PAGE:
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A Great Place

October has been spent meeting some interesting people – perhaps you may know some of them from my mosaic – and in visiting places around the island to get to know my new home.  I am learning a lot of what the Island has got to offer and what it has not.

Finding the funds to do valuable work is a common theme when talking to people be it on church or parish projects, landscape improvements or those working on regeneration projects such as the Pluto Project in Sandown, mentioned in my last blog.  It is good to know that crowdfunding is being talked about with enthusiasm and hopefully my crowdfunding video – tips for success will be of help to those who have yet to venture into this form of fundraising.

I was really chuffed that On the Wight chose one of my photos, Abstract Sands to be their photo of the week – particularly pleasing for me as most of my photography tends to be of people rather of landscapes.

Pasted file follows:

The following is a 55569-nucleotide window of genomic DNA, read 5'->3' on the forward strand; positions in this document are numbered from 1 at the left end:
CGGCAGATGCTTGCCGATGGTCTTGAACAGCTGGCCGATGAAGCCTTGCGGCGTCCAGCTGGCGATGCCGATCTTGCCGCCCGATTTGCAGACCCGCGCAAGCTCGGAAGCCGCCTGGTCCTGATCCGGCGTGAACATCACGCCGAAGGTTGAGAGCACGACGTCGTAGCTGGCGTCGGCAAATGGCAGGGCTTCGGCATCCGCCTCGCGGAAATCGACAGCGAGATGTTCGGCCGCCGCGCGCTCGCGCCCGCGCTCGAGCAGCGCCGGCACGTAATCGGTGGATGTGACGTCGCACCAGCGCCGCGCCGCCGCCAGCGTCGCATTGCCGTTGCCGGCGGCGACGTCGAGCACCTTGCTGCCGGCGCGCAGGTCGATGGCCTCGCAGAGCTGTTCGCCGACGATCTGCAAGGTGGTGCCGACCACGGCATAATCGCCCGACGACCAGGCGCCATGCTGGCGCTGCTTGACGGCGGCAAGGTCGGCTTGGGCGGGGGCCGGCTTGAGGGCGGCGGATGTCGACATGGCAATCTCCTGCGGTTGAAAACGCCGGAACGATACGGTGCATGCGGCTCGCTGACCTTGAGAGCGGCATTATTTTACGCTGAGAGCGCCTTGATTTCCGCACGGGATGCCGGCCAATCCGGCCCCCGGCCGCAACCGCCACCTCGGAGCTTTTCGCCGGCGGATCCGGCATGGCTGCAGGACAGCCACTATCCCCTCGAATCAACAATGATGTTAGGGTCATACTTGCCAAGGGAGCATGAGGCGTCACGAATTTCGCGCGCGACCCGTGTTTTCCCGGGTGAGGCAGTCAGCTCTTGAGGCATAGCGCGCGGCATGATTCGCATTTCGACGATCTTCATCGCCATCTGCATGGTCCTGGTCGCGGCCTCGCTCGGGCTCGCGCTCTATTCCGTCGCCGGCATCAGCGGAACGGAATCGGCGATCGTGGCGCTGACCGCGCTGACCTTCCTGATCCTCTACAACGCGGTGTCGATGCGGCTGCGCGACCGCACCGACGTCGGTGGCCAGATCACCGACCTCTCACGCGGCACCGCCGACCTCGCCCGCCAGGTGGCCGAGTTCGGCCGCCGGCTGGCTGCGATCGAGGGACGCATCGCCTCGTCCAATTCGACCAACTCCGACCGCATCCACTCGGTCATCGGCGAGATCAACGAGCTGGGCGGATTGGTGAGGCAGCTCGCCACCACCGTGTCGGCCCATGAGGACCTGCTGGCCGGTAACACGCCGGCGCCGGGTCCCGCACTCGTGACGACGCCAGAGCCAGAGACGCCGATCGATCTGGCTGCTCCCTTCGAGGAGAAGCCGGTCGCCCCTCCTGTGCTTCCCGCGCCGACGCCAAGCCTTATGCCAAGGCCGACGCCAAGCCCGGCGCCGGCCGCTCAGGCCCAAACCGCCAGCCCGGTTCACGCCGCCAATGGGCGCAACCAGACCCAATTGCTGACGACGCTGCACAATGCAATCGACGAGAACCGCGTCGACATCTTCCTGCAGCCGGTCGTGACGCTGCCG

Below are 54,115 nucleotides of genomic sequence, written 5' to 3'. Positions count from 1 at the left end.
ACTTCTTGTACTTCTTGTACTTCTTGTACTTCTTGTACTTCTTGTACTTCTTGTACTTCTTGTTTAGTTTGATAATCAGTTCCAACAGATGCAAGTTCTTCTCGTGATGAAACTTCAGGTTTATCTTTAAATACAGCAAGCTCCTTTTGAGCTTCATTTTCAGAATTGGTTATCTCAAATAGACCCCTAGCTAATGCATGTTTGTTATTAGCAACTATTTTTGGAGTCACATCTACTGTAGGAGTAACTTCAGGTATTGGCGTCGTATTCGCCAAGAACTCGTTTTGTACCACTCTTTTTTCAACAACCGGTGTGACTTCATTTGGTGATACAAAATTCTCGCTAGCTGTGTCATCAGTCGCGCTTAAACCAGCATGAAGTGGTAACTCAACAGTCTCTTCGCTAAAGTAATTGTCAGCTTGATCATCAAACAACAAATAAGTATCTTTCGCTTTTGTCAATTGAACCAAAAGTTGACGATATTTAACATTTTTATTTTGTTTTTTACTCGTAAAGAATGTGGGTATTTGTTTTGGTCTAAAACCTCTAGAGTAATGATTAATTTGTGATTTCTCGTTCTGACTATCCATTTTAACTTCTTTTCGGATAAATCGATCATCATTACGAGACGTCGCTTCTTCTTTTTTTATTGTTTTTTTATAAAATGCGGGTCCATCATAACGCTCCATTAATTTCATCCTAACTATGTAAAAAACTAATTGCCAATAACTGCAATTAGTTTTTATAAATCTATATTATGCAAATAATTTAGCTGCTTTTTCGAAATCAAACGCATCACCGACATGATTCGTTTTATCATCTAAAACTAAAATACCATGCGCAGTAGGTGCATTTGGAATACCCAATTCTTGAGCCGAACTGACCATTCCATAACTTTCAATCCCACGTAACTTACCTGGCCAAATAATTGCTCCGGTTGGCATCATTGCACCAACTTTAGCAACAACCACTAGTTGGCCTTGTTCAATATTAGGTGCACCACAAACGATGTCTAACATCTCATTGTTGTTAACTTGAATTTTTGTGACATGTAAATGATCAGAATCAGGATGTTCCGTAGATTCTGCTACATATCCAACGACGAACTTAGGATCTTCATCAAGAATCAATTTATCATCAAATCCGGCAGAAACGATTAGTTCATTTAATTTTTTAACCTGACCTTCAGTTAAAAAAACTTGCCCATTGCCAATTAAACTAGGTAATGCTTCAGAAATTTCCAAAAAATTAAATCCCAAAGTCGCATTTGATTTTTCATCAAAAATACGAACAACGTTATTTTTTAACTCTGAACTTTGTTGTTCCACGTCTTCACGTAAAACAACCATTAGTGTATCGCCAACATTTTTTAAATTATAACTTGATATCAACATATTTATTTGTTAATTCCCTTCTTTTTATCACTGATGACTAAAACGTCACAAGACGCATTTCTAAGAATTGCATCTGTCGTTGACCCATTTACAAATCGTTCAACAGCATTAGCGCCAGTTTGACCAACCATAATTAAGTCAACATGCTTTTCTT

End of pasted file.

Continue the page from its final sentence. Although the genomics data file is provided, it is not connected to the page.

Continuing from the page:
The two best venues I have been to this month are the Piano Cafe in Freshwater which serves excellent coffee and the Neil Williams Gallery in Ventnor whose landscape photography is truly stunning. The Island is certainly a great place and I look forward to seeing more of it and meeting new people in the months to come.

Crowdfunding Nature – evaluation video on recent work to test the effectiveness of crowdfunding for wildlife organisations in the East of England

Crowdfunding Nature – Project Update (June 2016)

Keep the Nightingales Singing!

Project update: As part of the Crowdfunding for Nature project, Natural England and local charity Nene Coppicing and Crafts raised £5200 from 90 backers from the UK crowdfunding platform Crowdfunder.